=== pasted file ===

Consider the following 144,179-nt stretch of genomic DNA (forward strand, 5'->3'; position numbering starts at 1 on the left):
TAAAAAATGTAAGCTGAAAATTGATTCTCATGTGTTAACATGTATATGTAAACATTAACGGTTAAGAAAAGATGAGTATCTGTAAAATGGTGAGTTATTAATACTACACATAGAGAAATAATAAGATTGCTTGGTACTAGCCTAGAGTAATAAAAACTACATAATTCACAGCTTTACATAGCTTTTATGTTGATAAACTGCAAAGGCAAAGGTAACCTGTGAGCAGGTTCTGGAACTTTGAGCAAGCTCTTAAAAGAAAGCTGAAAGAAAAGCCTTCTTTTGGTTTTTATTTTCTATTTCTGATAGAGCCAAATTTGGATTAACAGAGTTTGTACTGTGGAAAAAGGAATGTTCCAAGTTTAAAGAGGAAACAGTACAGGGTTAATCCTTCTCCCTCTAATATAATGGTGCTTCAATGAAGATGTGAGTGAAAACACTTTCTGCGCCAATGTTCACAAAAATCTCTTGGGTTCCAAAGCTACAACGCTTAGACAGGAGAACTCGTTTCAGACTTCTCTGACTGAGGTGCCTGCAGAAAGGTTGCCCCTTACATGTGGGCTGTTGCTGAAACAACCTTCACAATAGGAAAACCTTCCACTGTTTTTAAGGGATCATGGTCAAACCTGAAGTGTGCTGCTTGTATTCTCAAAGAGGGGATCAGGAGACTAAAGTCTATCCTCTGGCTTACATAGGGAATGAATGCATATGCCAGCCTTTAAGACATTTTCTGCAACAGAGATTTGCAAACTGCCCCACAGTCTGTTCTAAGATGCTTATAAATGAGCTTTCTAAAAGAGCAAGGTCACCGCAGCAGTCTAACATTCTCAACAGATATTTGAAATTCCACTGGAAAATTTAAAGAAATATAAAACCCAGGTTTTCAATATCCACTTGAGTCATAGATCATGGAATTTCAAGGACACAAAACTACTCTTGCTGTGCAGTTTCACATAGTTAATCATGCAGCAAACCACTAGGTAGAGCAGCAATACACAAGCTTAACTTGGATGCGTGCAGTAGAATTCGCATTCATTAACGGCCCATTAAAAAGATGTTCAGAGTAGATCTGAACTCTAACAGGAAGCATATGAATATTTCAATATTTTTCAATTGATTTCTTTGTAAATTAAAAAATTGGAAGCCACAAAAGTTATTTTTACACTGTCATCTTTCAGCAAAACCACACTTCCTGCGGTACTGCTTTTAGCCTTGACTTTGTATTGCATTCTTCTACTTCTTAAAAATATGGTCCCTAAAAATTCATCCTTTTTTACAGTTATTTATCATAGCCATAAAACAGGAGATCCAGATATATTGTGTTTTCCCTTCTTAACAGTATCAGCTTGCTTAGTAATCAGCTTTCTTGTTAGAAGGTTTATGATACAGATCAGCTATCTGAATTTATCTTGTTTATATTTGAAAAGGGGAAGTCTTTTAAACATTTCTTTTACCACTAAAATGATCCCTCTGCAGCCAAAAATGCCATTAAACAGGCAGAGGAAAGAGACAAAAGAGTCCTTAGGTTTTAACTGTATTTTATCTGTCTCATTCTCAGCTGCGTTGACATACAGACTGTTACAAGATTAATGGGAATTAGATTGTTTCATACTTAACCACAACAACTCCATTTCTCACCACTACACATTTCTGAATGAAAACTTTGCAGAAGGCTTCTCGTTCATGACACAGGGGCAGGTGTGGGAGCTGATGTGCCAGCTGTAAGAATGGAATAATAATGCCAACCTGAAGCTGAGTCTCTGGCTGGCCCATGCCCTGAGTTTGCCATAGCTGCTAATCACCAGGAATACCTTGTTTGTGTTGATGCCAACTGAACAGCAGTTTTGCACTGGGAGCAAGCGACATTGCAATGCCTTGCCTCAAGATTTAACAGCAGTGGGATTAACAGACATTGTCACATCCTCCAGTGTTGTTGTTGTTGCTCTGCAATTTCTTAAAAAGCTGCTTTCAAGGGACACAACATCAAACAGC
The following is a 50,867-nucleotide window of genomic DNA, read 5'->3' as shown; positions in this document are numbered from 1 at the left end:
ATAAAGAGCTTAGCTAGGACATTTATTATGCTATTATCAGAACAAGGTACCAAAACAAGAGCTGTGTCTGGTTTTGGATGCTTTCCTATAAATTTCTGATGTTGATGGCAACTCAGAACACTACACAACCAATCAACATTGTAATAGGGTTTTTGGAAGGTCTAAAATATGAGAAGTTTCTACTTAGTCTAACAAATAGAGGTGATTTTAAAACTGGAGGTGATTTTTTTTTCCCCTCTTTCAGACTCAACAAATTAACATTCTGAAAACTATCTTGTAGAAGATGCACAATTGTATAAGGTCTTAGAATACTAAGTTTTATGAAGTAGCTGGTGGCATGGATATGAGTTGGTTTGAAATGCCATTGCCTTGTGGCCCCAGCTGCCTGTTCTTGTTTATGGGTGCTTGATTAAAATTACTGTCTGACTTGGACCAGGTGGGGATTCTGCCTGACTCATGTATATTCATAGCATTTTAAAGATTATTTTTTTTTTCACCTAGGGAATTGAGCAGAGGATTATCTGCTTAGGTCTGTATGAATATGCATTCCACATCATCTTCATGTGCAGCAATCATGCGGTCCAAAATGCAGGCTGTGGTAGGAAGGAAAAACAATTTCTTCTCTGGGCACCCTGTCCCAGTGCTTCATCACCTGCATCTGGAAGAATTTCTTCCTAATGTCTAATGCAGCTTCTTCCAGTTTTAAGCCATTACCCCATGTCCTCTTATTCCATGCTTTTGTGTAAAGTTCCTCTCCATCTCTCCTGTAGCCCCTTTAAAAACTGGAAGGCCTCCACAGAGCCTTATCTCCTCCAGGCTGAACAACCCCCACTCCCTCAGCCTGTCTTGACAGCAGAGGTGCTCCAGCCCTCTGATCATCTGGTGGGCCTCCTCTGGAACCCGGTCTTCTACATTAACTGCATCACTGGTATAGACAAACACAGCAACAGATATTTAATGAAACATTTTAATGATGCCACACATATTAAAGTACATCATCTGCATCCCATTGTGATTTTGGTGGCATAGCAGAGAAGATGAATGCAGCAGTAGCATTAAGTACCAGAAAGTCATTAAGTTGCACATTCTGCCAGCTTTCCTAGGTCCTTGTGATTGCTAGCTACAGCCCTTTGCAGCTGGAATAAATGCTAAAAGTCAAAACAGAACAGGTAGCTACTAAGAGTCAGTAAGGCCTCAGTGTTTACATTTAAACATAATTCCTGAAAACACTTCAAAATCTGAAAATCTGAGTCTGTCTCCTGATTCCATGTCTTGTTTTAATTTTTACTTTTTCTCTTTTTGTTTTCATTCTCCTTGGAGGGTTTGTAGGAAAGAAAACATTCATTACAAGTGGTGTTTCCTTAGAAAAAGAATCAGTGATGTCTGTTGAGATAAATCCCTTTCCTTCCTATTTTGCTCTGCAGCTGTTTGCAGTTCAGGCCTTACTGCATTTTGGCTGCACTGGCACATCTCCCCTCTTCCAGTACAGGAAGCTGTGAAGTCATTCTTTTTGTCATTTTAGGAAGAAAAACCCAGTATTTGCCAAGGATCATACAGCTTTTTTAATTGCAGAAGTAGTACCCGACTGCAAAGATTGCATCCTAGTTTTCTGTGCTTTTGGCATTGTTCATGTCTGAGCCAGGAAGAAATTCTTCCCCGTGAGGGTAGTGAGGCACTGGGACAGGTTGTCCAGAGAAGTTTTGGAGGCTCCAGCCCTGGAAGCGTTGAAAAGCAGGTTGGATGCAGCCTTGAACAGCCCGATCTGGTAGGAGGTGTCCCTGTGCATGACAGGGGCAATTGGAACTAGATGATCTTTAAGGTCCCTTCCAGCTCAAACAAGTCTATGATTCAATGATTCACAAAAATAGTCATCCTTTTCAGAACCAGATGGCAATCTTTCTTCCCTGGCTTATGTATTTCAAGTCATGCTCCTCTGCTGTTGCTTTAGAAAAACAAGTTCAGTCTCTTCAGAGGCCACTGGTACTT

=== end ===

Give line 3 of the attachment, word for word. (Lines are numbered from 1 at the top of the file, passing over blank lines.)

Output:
The following is a 50,867-nucleotide window of genomic DNA, read 5'->3' as shown; positions in this document are numbered from 1 at the left end: